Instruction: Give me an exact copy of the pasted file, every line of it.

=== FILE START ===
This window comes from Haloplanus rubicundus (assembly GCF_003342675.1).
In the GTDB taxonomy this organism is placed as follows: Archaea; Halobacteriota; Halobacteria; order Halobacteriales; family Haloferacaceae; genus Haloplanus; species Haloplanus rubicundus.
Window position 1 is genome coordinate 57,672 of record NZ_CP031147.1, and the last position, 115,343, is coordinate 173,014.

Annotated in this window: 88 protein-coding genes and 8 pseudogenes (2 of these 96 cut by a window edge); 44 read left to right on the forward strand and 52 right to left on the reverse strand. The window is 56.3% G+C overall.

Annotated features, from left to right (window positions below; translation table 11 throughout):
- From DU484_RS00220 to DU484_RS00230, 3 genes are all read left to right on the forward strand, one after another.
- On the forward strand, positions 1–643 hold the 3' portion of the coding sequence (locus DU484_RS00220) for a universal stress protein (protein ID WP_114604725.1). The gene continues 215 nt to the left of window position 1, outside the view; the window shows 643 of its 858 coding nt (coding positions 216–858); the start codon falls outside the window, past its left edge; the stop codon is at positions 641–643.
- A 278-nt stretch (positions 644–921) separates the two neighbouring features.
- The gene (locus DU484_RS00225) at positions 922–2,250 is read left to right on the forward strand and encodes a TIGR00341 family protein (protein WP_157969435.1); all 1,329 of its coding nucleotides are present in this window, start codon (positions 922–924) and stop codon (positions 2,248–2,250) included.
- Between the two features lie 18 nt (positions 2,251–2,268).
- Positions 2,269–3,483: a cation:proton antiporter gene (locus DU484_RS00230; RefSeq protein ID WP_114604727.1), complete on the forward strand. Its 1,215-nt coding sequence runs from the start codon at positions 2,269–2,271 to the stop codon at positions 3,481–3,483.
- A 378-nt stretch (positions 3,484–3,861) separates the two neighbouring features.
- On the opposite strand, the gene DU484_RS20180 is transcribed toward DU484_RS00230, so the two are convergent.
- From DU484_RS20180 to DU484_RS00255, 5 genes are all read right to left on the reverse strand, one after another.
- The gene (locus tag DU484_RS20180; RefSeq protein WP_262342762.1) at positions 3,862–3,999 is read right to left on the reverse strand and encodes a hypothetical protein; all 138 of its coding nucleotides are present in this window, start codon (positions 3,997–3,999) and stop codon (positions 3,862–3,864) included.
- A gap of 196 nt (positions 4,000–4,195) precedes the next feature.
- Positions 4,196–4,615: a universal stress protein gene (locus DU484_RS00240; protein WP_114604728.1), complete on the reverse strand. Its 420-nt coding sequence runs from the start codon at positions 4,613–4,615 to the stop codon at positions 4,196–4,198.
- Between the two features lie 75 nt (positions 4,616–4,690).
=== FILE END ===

This window comes from Haloplanus rubicundus (assembly GCF_003342675.1).
In the GTDB taxonomy this organism is placed as follows: Archaea; Halobacteriota; Halobacteria; order Halobacteriales; family Haloferacaceae; genus Haloplanus; species Haloplanus rubicundus.
Window position 1 is genome coordinate 57,672 of record NZ_CP031147.1, and the last position, 115,343, is coordinate 173,014.

Annotated in this window: 88 protein-coding genes and 8 pseudogenes (2 of these 96 cut by a window edge); 44 read left to right on the forward strand and 52 right to left on the reverse strand. The window is 56.3% G+C overall.

Annotated features, from left to right (window positions below; translation table 11 throughout):
- From DU484_RS00220 to DU484_RS00230, 3 genes are all read left to right on the forward strand, one after another.
- On the forward strand, positions 1–643 hold the 3' portion of the coding sequence (locus DU484_RS00220) for a universal stress protein (protein ID WP_114604725.1). The gene continues 215 nt to the left of window position 1, outside the view; the window shows 643 of its 858 coding nt (coding positions 216–858); the start codon falls outside the window, past its left edge; the stop codon is at positions 641–643.
- A 278-nt stretch (positions 644–921) separates the two neighbouring features.
- The gene (locus DU484_RS00225) at positions 922–2,250 is read left to right on the forward strand and encodes a TIGR00341 family protein (protein WP_157969435.1); all 1,329 of its coding nucleotides are present in this window, start codon (positions 922–924) and stop codon (positions 2,248–2,250) included.
- Between the two features lie 18 nt (positions 2,251–2,268).
- Positions 2,269–3,483: a cation:proton antiporter gene (locus DU484_RS00230; RefSeq protein ID WP_114604727.1), complete on the forward strand. Its 1,215-nt coding sequence runs from the start codon at positions 2,269–2,271 to the stop codon at positions 3,481–3,483.
- A 378-nt stretch (positions 3,484–3,861) separates the two neighbouring features.
- On the opposite strand, the gene DU484_RS20180 is transcribed toward DU484_RS00230, so the two are convergent.
- From DU484_RS20180 to DU484_RS00255, 5 genes are all read right to left on the reverse strand, one after another.
- The gene (locus tag DU484_RS20180; RefSeq protein WP_262342762.1) at positions 3,862–3,999 is read right to left on the reverse strand and encodes a hypothetical protein; all 138 of its coding nucleotides are present in this window, start codon (positions 3,997–3,999) and stop codon (positions 3,862–3,864) included.
- A gap of 196 nt (positions 4,000–4,195) precedes the next feature.
- Positions 4,196–4,615: a universal stress protein gene (locus DU484_RS00240; protein WP_114604728.1), complete on the reverse strand. Its 420-nt coding sequence runs from the start codon at positions 4,613–4,615 to the stop codon at positions 4,196–4,198.
- Between the two features lie 75 nt (positions 4,616–4,690).